Most people know that they can claim a deduction for donating their used Ford (Stock Quote: F) or Toyota (Stock Quote: TM) to a charity. But did you know that the deduction applies to almost any vehicle with a motor? Boats, airplanes and anything designed for travel on a public highway or byway will do the trick.
The amount of your deduction will depend not only on the value of your vehicle but also on how the charity uses it. Many charities that receive vehicle donations sell the vehicles to raise money for their causes. If your favorite organization doesn’t use your vehicle but sells it instead, your deduction will be equal to the charity’s sales price. As a result, the fair market value of your car will usually be different from the amount of your deduction. For instance, if you donated a $5,000 bass boat to a charity that later sold it for $5,200, you can claim a deduction for the whole $5,200. On the flip side, if the charity sold your boat for $3,500, you are limited to deducting that amount.
The answer is different if your favorite organization actually uses your vehicle in its charitable activities. In that case, you can deduct the entire fair market value of your donation. The fair market value of a car is the price that an unrelated buyer and seller would agree to if both of them knew all of the facts about the car. Pricing guides are a good start, but they aren’t always accurate. For example, if Kelley Blue Book told you your donated Honda Accord (Stock Quote: HMC) was worth $12,500, but you melted the transmission in an all day race across Nevada, you really shouldn’t claim the full amount of the deduction.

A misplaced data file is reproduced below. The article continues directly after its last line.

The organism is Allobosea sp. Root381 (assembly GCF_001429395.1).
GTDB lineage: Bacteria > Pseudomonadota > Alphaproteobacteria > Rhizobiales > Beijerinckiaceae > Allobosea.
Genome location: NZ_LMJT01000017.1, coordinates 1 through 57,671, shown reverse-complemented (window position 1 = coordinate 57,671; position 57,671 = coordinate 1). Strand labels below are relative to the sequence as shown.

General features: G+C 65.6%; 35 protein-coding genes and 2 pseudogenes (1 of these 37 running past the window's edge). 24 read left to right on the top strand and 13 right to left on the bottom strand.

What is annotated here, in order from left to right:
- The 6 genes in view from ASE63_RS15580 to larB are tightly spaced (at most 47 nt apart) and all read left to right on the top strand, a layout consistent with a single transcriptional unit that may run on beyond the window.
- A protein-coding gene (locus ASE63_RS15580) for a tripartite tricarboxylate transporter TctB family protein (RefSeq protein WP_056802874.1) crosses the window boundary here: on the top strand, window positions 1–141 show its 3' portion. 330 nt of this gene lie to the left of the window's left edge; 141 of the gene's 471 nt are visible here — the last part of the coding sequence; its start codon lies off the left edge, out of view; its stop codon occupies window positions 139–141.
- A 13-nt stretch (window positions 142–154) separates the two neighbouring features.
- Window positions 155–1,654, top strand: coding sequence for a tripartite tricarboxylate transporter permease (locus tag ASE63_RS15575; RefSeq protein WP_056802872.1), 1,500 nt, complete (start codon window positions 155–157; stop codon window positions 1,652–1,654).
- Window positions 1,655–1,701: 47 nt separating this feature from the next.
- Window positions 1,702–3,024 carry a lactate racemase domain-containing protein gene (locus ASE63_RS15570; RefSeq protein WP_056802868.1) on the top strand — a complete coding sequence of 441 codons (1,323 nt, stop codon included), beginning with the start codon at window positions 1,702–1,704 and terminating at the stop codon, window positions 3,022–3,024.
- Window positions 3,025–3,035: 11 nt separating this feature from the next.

Also, this deduction is paperwork intensive. If you plan to claim it, make sure your charity of choice provides you with a receipt containing all of the information the IRS needs. In addition to your personal information and a description of the vehicle, your receipt should disclose any goods and services you received from the charity in return for your donation. These reduce the amount of your deduction. And if your deduction will be more than $5,000, you may need a written appraisal of your vehicle. More detailed information is available on the IRS web site (pdf).
Be sure to check out the complete archive of Daily Deductions!